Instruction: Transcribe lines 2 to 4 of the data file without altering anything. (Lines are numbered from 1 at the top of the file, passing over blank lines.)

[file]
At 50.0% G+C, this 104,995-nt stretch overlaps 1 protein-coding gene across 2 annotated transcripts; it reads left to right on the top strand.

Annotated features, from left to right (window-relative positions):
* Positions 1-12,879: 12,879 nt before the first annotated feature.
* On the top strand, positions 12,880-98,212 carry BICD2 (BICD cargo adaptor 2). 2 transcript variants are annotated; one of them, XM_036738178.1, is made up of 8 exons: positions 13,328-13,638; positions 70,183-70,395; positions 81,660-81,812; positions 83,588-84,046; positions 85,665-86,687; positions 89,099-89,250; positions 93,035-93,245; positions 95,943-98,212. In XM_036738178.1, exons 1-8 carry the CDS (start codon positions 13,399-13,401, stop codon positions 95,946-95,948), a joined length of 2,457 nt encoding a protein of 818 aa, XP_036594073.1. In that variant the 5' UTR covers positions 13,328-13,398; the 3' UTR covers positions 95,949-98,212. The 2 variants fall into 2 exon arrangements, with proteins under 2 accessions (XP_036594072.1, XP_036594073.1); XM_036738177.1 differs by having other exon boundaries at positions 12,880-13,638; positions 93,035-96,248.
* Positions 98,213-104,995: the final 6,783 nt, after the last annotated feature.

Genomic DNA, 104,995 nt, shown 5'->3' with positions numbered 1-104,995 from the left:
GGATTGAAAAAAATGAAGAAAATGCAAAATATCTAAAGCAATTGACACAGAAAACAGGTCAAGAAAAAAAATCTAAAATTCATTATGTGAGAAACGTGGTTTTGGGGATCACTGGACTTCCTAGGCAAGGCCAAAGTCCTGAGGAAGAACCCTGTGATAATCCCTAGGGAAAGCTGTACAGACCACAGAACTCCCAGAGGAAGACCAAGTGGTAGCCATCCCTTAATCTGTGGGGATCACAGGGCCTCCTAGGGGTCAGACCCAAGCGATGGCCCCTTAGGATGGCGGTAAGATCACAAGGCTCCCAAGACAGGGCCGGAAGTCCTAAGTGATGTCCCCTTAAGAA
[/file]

Annotated features, from left to right (window-relative positions):
* Positions 1-12,879: 12,879 nt before the first annotated feature.
* On the top strand, positions 12,880-98,212 carry BICD2 (BICD cargo adaptor 2). 2 transcript variants are annotated; one of them, XM_036738178.1, is made up of 8 exons: positions 13,328-13,638; positions 70,183-70,395; positions 81,660-81,812; positions 83,588-84,046; positions 85,665-86,687; positions 89,099-89,250; positions 93,035-93,245; positions 95,943-98,212. In XM_036738178.1, exons 1-8 carry the CDS (start codon positions 13,399-13,401, stop codon positions 95,946-95,948), a joined length of 2,457 nt encoding a protein of 818 aa, XP_036594073.1. In that variant the 5' UTR covers positions 13,328-13,398; the 3' UTR covers positions 95,949-98,212. The 2 variants fall into 2 exon arrangements, with proteins under 2 accessions (XP_036594072.1, XP_036594073.1); XM_036738177.1 differs by having other exon boundaries at positions 12,880-13,638; positions 93,035-96,248.